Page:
The laziest are shepherds, who lead an idle life, and get their subsistence without trouble from tame animals; their flock having to wander from place to place in search of pasture, they are compelled to follow them, cultivating a sort of living farm. Others support themselves by hunting, which is of different kind. Some, for example, are brigands, others, who dwell near lakes or marshes or rivers or a sea in which there are fish, are fishermen, and others live by the pursuit of birds or wild beasts. The greater number obtain a living from the cultivated fruits of the soil. Such are the modes of subsistence which prevail among those whose industry springs up of itlsef, and whose food is not acquired by exchange and retail trade. (Politics 1.8, transl. from S. Everson 1996. Aristotle. The Politics and The Constitution of Athens. Cambridge, p.20-21)

After his translation of the passage, Le Roy provides a diet-based summary of the history of mankind that draws from Hippocrates’ theory of climate (that is, the idea whereby local climates determines human character):

Similarly there is a great difference between lives.

At the beginning, men were very rough and simple in all things, not so different from beasts. They lived in caves, or under leaves using the same meat and drinks as oxes and horses, as Hippocrates writes in the book of Ancient medicine. Then, as if stronger, they fed themselves with stronger food: Thus they were living longer. But becoming weaker, they could not digest and were dying incontinent: So much so that they were forced to gradually search ways to soften their way of life, by accommodating it to their complexion, virtue and health, as are now doing more tempered and civilized countries: [those] who produce all things necessary for life, like France, Italy, Greece and Anatolia. [note how the trio Italy, Greece and Anatolia=Asia Minor corresponds to the centre of the “Classical” world]

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Le Roy (1568), p.75

Cause the extremities of the world, excessive in cold and heat, always retain the first truth and roughness, eating raw flesh, and drinking only milk. The others, by high and long mountains, lived of acorn and beechnuts. The others in very maritime places only eat fish, either fresh or dried, with which they make flour, then water down or cook. (p.75)

Uncivilized men, it seems, had an unfortunate tendency to suffer from lethal diarrhea. This no doubt is a retrojection into the past of digestive hurdles experienced by “civilized” contemporaries of Le Roy forced out of their “civilized” diet habits (because of war, colonial settlements, or other circumstances). Reminds me of people who complain that eating legumes makes them fart too much: The main issue is not eating legumes per se, but the fact that their digestive system is not used to eating them regularly.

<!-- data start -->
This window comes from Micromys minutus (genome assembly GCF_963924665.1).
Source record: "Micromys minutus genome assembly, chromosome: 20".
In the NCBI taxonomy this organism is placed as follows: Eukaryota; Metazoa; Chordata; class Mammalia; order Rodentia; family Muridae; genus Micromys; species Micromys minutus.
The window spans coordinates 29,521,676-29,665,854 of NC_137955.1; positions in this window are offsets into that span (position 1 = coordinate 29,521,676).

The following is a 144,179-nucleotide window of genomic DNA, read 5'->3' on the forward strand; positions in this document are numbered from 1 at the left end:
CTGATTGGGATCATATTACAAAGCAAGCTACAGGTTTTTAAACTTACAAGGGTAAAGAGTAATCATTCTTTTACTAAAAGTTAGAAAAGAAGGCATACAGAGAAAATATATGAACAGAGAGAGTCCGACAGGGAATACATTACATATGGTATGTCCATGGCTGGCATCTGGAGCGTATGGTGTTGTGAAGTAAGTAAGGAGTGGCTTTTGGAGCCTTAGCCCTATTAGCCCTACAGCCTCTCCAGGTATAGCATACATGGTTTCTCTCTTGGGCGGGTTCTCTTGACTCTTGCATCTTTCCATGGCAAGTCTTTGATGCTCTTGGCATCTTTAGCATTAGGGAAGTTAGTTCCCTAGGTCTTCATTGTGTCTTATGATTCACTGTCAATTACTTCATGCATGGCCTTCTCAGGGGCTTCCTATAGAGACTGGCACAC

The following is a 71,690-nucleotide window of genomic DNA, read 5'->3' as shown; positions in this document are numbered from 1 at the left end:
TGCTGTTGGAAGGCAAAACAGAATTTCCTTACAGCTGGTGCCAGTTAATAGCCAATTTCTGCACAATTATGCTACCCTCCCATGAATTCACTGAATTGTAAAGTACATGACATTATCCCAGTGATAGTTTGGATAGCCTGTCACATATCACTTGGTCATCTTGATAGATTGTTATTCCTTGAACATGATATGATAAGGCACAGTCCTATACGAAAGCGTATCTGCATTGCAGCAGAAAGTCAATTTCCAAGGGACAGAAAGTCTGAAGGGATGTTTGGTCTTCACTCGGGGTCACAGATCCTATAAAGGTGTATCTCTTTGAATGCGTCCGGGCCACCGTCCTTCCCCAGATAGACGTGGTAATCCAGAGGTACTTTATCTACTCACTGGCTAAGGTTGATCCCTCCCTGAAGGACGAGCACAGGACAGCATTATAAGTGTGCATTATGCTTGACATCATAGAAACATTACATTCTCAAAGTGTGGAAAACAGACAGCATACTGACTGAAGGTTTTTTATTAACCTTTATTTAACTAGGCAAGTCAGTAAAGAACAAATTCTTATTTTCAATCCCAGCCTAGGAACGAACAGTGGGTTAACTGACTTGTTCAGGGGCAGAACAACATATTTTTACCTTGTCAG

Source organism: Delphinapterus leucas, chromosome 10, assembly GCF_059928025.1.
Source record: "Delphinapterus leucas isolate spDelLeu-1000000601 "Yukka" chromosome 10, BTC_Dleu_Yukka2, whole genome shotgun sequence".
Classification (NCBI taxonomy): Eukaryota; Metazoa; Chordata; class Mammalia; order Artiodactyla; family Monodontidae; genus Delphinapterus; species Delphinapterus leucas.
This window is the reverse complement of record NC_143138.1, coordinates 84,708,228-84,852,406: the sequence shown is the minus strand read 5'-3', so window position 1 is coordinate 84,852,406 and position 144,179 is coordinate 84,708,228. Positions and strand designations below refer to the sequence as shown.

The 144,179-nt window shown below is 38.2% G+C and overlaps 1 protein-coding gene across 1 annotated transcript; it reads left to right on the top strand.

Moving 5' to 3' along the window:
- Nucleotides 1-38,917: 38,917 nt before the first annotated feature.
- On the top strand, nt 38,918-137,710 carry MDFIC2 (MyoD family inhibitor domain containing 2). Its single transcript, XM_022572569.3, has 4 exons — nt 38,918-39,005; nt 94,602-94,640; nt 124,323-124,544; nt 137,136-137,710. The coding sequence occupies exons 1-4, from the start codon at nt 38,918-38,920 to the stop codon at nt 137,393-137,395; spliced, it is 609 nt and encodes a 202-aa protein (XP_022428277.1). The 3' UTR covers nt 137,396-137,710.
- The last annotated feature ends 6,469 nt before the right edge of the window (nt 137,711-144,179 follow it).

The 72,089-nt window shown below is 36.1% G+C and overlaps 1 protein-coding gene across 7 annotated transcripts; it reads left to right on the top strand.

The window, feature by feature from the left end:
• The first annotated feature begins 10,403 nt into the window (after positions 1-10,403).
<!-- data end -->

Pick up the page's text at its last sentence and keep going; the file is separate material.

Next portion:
Le Roy goes on to explain how the “first and most practical nourishment” is grain, all varieties of which can be transformed into flour, then turned into bread. Follows a lengthy enumeration of food: Legumes, “salt and herbs, to give taste and flavour, butters and oils”, vegetables, fruits; meat (first that of human “themselves” , i.e. cannibalism, which was eventually abandoned “out of horror” for cooked animal flesh); and fermented drinks (wine, cider, beer, etc.).

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Le Roy (1568), p.76

The passage concludes with the following statement: Here is what regards the way of life in use in here, and more common between civilized men, given what it says about the difference from others.

The “civilized” men, thus, live in “temperate” climates. Such places are by nature suited for the practice of agricultural activities that are conducive to sedentary-based food production activities, and thereby to large settlements, from villages to cities. These are to be contrasted with more extreme climatic zones, where food is picked or hunted in the wild, and eaten raw or uncooked.

Le Roy’s embrace of Hippocrates’ environmental determinism exemplifies the wide impact the theory of climate had on both ancient (Hippocrates, but also Aristotle) and modern intellectuals, all of whom resorted to it as a legitimization of the “Greek”, then “European” rights to hegemonic power. For, quite conveniently for all these men, the most temperate regions on earth just happened to be located where they, themselves, lived (“France“, says Le Roy, as well as “Italy, Greece and Anatolia [i.e. Asia Minor]”). By contrast, “the extremities of the world, excessive in cold and heat” were deprived by the very nature of their climatic and environmental predicament, of any indigenously-born possibility of civilization.

Le Roy lived at a time when European empires were expanding. When his translation of Aristotle’s The Politics came out, Spain and Portugal had been the centres of large empires for a while now, and France was actively trying to get its share of the cake. The year before, it had lost its colony of “France Antarctique” (1555-1567), which was located in today’s Rio de Janeiro, to the Portuguese. This loss had taken place two years after the Spanish destroyed their Florida-based settlement of Fort Caroline (1564-1565). Seen in this broader geopolitical context, Le Roy’s interest for Aristotle’s The Politics, and his embrace of the theory of the climate, can be seen as a form of scholarly support to French imperial rule over the “wild” territories and “savage” peoples that lived beyond Europe, notably the “Americas”. The same goes for the later thinkers we are about to discuss. But before doing so, a little bit of law-inspired semantics is in order.